The repulsion of NGF-responsive sensory afferents by VSC has been shown to be mediated in part by Sema3A (Fu et al., 2000; Messersmith et al., 1995; Shepherd et al., 1997). However, the differential loss of response to VSC explants exhibited by L1 compared with TAG-1 null DRG (Fig. 3E) suggested the possibility that other chemorepellants were acting in our assay, in accordance with other studies (Masuda et al., 2003) and the fact that this region expresses multiple secreted inhibitory molecules (Zou et al., 2000). To test whether the altered responses of sensory neurons from L1 and TAG-1 mutant mice could be attributed to changes in response to Sema3A, we assayed their response to Sema3A expressed in Cos7 cell aggregates.

Fig. 4.

Mutant sensory axons fail to respond to Sema3A chemorepulsion. (A-C) Co-cultures of Sema3A-transfected Cos7 cell aggregates (S3A) with E13.5 DRG from wild-type (A), L1-null (B) or TAG-1-null (C) embryos. (D) Wild-type DRG co-cultured with Sema3A-transfected Cos7 cells in the presence of soluble NRP1-AP. (E) P/D ratios of axons numbers in wild type (WT; mean=0.096, s.e.m.=0.03, n=25), L1 null (L1-; mean=0.88, s.e.m.=0.047, n=20), TAG-1 null (TAG-; mean=0.71, s.e.m.=0.05, n=15) and wild type plus soluble NRP1-AP (WT+NRP1; mean=1.0, s.e.m.=0.04, n=10). (F,G) Wild-type DRG and VSC cultured together with soluble NRP1-AP (F) and plotted with data from Fig. 3E for comparison (G). There was no significant difference (P>0.05) between L1- and WT+NRP1 in either E or G. Scale bars: 100 μm. (H) NGF-dependent growth cones from wild type (WT) or TAG-1 null (TAG-) with (+Sema3A) or without Sema3A. Growth cones are immunolabelled with anti-L1. Scale bar: 20μ m. (I) Percentage of collapsed growth cones from wild-type or TAG-1-null DRG with (S3A) or without (cont.; supernatant from mock-transfected Cos7 cells) Sema3A. Over 600 growth cones were assessed for each DRG; each datapoint is the mean of data from n=18 (WT+S3A), n=17 (WT cont.), n=7 (TAG- +S3A) and n=5 (TAG- cont.) DRG. ***P<0.001, **P<0.01; unpaired t-test.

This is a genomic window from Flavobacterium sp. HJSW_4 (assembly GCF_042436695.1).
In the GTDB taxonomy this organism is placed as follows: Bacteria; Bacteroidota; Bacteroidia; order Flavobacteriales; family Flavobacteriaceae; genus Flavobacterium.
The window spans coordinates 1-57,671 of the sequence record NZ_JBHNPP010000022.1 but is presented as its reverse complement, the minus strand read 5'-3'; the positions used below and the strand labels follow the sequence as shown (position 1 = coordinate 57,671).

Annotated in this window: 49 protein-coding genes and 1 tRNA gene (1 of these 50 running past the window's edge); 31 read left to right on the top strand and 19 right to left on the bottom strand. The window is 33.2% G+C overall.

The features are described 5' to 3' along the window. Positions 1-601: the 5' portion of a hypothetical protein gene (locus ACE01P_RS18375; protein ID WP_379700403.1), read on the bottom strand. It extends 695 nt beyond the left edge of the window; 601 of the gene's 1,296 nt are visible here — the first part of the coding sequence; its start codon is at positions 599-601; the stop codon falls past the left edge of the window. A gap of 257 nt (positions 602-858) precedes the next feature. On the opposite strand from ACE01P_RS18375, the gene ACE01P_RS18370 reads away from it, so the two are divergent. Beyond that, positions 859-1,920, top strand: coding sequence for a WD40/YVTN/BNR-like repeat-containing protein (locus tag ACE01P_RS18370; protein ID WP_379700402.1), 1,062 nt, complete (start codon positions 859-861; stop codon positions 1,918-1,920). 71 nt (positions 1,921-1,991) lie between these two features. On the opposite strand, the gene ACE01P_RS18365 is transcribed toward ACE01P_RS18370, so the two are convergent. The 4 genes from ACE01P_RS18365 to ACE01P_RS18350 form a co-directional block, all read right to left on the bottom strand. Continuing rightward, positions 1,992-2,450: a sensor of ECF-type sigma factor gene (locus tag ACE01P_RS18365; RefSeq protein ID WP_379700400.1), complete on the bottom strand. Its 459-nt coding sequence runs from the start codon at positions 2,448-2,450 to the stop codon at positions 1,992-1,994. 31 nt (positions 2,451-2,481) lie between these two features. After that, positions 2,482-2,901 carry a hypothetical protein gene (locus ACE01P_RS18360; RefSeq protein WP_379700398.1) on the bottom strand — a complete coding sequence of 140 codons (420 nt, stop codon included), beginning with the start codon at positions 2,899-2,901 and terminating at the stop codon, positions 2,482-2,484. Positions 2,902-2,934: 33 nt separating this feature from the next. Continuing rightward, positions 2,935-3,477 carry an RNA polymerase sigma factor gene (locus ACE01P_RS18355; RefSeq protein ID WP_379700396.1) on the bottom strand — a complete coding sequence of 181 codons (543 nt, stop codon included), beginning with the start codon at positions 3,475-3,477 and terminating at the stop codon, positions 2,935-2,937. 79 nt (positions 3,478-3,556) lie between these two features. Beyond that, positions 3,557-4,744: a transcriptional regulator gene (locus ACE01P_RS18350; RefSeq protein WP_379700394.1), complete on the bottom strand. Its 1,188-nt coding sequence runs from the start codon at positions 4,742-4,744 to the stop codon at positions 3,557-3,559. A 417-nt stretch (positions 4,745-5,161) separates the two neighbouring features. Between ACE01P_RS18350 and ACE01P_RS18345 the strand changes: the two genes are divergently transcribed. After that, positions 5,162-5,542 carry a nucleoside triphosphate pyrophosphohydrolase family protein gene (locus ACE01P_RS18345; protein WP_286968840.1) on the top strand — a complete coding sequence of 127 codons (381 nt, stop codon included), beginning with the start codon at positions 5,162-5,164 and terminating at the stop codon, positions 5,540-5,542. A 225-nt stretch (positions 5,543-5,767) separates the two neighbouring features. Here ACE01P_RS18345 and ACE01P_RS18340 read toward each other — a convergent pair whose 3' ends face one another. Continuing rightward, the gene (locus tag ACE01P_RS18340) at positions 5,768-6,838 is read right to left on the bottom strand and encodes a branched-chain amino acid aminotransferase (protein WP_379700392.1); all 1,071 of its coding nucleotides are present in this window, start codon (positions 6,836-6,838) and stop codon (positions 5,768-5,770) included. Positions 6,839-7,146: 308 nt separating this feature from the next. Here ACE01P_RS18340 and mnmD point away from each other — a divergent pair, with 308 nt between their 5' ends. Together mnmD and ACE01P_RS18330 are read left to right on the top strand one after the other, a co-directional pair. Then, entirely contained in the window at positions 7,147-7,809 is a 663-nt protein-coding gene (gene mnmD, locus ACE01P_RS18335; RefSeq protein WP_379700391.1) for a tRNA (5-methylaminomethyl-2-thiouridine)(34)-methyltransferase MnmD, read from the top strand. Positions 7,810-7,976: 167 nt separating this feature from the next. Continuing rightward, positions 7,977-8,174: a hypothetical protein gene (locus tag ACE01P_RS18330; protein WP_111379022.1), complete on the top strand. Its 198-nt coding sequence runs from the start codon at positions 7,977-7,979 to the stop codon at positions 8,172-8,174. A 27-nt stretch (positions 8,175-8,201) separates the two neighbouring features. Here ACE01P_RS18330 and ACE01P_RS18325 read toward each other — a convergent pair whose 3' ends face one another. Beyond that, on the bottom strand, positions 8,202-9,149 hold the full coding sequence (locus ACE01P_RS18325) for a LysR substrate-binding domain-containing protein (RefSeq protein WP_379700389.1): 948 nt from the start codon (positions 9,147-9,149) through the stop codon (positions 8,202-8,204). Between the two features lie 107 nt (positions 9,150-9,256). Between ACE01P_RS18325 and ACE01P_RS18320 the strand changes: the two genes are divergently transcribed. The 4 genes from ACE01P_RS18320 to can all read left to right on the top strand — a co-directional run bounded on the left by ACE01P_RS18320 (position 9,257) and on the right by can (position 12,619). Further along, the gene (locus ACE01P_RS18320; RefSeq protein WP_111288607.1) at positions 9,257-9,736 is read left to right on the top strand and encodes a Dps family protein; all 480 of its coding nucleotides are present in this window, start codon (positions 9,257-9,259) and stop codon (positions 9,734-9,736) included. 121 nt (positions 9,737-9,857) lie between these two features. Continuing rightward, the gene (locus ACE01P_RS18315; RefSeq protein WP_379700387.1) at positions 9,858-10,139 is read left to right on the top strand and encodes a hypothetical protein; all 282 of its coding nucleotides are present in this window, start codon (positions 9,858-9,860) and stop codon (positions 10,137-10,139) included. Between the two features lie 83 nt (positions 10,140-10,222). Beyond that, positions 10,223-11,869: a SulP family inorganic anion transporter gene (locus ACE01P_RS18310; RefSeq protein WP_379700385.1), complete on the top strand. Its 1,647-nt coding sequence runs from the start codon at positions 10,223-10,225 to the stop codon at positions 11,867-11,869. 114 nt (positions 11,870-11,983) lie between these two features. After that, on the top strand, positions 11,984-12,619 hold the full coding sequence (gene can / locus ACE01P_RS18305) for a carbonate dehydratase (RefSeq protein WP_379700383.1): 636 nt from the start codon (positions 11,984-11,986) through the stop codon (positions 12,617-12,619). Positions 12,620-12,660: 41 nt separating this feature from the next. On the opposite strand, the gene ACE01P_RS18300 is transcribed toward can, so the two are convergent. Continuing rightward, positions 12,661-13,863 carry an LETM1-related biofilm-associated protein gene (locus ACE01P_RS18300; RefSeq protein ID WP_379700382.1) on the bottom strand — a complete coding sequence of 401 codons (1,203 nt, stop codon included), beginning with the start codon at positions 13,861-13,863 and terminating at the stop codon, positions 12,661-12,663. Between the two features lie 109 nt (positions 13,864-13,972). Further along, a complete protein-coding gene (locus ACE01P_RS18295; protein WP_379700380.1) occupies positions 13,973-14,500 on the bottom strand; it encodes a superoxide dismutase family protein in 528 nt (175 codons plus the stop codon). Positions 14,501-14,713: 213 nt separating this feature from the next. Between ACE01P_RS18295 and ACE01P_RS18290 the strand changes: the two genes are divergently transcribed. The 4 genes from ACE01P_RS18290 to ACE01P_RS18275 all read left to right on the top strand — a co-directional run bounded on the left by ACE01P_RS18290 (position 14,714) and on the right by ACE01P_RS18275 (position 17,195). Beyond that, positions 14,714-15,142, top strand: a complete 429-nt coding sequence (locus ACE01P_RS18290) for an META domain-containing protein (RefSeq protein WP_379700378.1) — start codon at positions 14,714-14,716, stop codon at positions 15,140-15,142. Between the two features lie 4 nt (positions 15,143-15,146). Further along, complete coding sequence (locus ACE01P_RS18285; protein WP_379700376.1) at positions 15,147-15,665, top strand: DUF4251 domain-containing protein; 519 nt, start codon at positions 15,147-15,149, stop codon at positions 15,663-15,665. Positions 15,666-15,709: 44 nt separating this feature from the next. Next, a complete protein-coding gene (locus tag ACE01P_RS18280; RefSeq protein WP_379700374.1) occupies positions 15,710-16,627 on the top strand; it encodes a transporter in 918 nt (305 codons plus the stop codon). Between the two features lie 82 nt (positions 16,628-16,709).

As reported for postnatal sensory neurons (Castellani et al., 2000), E13.5 L1-null sensory axons were completely refractory to Sema3A-mediated repulsion (Fig. 4B,E), even at levels of Sema3A expression that repel wild-type axons (Fig. 4A) to the same or to a greater extent than VSC under the same conditions [P/D ratio of 0.096 (Fig. 4E), compare with 0.269 (for VSC versus wild-type axons; Fig. 4G)]. Indeed, the P/D ratio obtained with L1-null, NGF-dependent sensory axons was not significantly different from that found when Sema3A activity was blocked by the addition of soluble NRP1 ectodomain-alkaline phosphatase fusion protein [NRP1-AP (Chen et al., 1998)] or when DRG were cultured alone (Fig. 4B,D,E; not shown). The response of E13.5 TAG-1 null, NGF-dependent sensory axons was also significantly reduced, though to a lesser degree than L1-null axons (P/D=0.71; Fig. 4C,E). To demonstrate that this is a direct effect on growth cone response to Sema3A, we compared TAG-1 mutant growth cones with wild-type in a growth cone collapse assay. As has been shown previously for L1-null growth cones (Castellani et al., 2000), the proportion of growth cones collapsing in response to Sema3A was significantly reduced in TAG-1-null mutants (Fig. 4H,I). Thus, NGF-dependent embryonic sensory axons require both TAG-1 and L1 to be fully responsive to Sema3A.

Because the contribution of Sema3A to VSC repulsion of DRG axons is reported to vary according to embryonic age (Masuda et al., 2003), we established its specific contribution in our assay. The repulsion of wild-type axons by E13.5 VSC was substantially reduced in the presence of soluble NRP1-AP (Fig. 4F,G), although significant repulsion remained even at concentrations of NRP1-AP that completely blocked the strong repulsion by Sema3A-transfected Cos7 cells noted above (compare Fig. 4E,G), suggesting that other repellants are active in our assay. The amount of repulsion remaining after blockade of Sema3A was similar to that when L1 function was lost (Fig. 4G). Together with our data and previous data (Castellani et al., 2000) showing that L1 is required for responses to Sema3A, this suggests that the loss of response to VSC seen with embryonic L1-null sensory axons is due to loss of sensitivity to the Sema3A synthesised in these tissues.